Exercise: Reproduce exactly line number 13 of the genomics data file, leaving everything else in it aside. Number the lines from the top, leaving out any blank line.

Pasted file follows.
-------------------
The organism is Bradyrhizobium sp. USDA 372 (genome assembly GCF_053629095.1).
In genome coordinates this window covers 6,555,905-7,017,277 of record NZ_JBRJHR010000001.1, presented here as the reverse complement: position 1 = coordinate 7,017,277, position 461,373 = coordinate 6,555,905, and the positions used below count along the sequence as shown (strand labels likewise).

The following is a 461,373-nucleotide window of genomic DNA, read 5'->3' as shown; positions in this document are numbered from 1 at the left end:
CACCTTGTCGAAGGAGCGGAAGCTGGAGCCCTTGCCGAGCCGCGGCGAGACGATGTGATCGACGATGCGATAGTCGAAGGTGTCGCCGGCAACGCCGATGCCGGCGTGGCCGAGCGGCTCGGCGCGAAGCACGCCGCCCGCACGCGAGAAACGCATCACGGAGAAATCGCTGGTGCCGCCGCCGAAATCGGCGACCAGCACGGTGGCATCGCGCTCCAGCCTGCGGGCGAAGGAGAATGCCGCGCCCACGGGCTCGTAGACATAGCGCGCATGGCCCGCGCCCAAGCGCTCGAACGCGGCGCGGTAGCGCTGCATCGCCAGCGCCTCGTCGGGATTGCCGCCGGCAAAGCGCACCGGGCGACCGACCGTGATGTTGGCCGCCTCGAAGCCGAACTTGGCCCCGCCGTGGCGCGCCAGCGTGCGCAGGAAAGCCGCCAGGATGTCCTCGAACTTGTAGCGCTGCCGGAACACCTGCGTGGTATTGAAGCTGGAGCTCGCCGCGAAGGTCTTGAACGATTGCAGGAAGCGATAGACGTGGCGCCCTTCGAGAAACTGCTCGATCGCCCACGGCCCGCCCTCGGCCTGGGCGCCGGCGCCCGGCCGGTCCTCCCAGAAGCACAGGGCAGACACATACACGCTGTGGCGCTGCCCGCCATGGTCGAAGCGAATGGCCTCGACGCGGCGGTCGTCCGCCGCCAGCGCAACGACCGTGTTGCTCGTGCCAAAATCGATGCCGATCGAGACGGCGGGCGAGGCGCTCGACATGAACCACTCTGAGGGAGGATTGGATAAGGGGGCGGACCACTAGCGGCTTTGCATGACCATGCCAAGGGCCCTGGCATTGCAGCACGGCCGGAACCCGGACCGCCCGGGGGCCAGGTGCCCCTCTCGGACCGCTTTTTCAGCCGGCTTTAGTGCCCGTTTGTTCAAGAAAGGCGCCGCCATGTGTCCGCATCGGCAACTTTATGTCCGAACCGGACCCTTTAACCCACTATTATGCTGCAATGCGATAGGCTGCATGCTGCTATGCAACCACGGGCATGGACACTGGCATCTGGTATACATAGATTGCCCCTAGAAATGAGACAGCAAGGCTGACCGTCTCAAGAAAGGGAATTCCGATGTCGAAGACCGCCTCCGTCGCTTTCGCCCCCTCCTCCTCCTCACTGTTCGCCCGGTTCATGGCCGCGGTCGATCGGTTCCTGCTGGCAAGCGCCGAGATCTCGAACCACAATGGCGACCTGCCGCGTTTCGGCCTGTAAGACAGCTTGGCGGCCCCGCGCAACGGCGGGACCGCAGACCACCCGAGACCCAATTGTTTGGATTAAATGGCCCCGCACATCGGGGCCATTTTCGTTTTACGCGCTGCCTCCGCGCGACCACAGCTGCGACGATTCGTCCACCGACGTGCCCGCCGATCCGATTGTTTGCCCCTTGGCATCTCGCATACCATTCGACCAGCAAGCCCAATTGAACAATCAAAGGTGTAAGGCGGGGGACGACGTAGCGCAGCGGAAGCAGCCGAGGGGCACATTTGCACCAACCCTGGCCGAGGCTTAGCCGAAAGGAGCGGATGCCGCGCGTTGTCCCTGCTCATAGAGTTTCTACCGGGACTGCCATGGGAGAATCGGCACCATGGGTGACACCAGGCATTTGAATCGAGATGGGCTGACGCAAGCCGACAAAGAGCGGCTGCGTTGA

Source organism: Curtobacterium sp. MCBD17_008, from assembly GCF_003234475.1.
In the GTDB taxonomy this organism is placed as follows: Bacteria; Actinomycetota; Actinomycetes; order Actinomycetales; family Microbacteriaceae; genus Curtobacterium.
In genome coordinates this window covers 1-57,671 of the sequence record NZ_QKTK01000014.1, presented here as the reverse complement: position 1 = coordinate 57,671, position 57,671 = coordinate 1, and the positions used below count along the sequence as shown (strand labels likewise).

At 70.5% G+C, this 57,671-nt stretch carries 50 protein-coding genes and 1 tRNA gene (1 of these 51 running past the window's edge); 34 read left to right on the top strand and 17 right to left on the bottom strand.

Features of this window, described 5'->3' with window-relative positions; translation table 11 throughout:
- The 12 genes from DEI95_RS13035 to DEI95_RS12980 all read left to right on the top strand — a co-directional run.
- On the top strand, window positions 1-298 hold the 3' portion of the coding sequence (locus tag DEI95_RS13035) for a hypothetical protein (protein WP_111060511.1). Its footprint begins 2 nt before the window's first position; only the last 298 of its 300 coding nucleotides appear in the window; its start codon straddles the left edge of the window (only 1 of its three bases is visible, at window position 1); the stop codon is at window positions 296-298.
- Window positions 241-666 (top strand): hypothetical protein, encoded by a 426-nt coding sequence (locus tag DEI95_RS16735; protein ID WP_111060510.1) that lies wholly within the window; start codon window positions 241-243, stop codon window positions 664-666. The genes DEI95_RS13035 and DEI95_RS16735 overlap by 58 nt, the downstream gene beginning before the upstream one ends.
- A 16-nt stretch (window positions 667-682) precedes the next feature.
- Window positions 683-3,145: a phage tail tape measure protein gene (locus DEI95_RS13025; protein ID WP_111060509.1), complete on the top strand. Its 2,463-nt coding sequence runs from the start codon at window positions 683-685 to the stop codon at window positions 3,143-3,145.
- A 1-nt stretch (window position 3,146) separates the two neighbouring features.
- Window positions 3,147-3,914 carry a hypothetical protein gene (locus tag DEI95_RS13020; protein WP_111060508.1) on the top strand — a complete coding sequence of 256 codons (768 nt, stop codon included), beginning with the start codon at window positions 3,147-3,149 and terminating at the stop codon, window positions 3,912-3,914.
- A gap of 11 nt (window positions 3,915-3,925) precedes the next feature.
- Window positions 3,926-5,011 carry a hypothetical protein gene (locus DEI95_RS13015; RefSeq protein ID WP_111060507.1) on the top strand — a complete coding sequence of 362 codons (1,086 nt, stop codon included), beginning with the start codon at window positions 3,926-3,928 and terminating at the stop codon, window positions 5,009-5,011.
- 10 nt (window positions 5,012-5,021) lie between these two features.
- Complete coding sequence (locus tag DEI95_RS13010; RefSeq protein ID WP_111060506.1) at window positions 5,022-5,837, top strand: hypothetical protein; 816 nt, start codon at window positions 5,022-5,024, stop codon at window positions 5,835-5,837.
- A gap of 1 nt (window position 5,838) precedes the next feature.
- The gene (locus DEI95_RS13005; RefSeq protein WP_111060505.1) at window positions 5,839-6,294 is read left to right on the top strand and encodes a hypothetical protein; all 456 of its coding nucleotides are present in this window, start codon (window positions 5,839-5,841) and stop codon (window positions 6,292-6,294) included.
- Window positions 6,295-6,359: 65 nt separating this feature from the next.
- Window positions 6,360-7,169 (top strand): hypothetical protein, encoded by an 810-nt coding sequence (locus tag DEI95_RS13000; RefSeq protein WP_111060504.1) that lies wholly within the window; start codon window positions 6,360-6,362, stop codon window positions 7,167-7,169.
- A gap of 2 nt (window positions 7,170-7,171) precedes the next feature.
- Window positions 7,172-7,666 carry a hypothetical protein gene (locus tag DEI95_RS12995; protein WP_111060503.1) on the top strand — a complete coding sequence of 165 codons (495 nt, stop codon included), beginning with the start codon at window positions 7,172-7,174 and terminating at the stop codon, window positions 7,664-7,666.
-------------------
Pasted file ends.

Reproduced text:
- A 16-nt stretch (window positions 667-682) precedes the next feature.